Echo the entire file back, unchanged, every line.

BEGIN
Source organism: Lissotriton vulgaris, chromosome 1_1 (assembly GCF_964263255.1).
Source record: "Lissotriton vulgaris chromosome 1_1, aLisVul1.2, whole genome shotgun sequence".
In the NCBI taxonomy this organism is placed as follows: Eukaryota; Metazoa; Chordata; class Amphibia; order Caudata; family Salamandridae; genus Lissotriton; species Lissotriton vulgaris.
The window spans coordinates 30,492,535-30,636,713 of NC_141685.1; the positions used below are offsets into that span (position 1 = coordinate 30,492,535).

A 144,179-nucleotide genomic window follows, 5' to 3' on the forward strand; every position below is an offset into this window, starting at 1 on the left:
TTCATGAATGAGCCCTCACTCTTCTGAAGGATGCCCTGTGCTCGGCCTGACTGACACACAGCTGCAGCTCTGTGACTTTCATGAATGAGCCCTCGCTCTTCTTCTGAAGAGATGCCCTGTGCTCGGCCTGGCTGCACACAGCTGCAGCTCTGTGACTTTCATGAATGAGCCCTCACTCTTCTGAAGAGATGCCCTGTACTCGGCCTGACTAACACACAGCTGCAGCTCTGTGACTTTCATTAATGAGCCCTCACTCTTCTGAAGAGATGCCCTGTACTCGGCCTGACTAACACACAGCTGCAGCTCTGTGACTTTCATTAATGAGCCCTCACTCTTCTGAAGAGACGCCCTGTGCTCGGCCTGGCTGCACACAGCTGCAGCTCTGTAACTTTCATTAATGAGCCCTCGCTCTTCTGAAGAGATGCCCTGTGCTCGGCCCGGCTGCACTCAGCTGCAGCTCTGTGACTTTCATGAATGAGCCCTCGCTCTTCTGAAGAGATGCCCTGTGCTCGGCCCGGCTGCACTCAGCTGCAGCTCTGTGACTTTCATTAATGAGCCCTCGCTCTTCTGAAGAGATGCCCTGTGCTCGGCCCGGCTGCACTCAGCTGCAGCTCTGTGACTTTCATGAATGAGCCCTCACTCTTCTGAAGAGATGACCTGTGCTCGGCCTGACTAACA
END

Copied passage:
Source organism: Lissotriton vulgaris, chromosome 1_1 (assembly GCF_964263255.1).
Source record: "Lissotriton vulgaris chromosome 1_1, aLisVul1.2, whole genome shotgun sequence".
In the NCBI taxonomy this organism is placed as follows: Eukaryota; Metazoa; Chordata; class Amphibia; order Caudata; family Salamandridae; genus Lissotriton; species Lissotriton vulgaris.
The window spans coordinates 30,492,535-30,636,713 of NC_141685.1; the positions used below are offsets into that span (position 1 = coordinate 30,492,535).

A 144,179-nucleotide genomic window follows, 5' to 3' on the forward strand; every position below is an offset into this window, starting at 1 on the left:
TTCATGAATGAGCCCTCACTCTTCTGAAGGATGCCCTGTGCTCGGCCTGACTGACACACAGCTGCAGCTCTGTGACTTTCATGAATGAGCCCTCGCTCTTCTTCTGAAGAGATGCCCTGTGCTCGGCCTGGCTGCACACAGCTGCAGCTCTGTGACTTTCATGAATGAGCCCTCACTCTTCTGAAGAGATGCCCTGTACTCGGCCTGACTAACACACAGCTGCAGCTCTGTGACTTTCATTAATGAGCCCTCACTCTTCTGAAGAGATGCCCTGTACTCGGCCTGACTAACACACAGCTGCAGCTCTGTGACTTTCATTAATGAGCCCTCACTCTTCTGAAGAGACGCCCTGTGCTCGGCCTGGCTGCACACAGCTGCAGCTCTGTAACTTTCATTAATGAGCCCTCGCTCTTCTGAAGAGATGCCCTGTGCTCGGCCCGGCTGCACTCAGCTGCAGCTCTGTGACTTTCATGAATGAGCCCTCGCTCTTCTGAAGAGATGCCCTGTGCTCGGCCCGGCTGCACTCAGCTGCAGCTCTGTGACTTTCATTAATGAGCCCTCGCTCTTCTGAAGAGATGCCCTGTGCTCGGCCCGGCTGCACTCAGCTGCAGCTCTGTGACTTTCATGAATGAGCCCTCACTCTTCTGAAGAGATGACCTGTGCTCGGCCTGACTAACA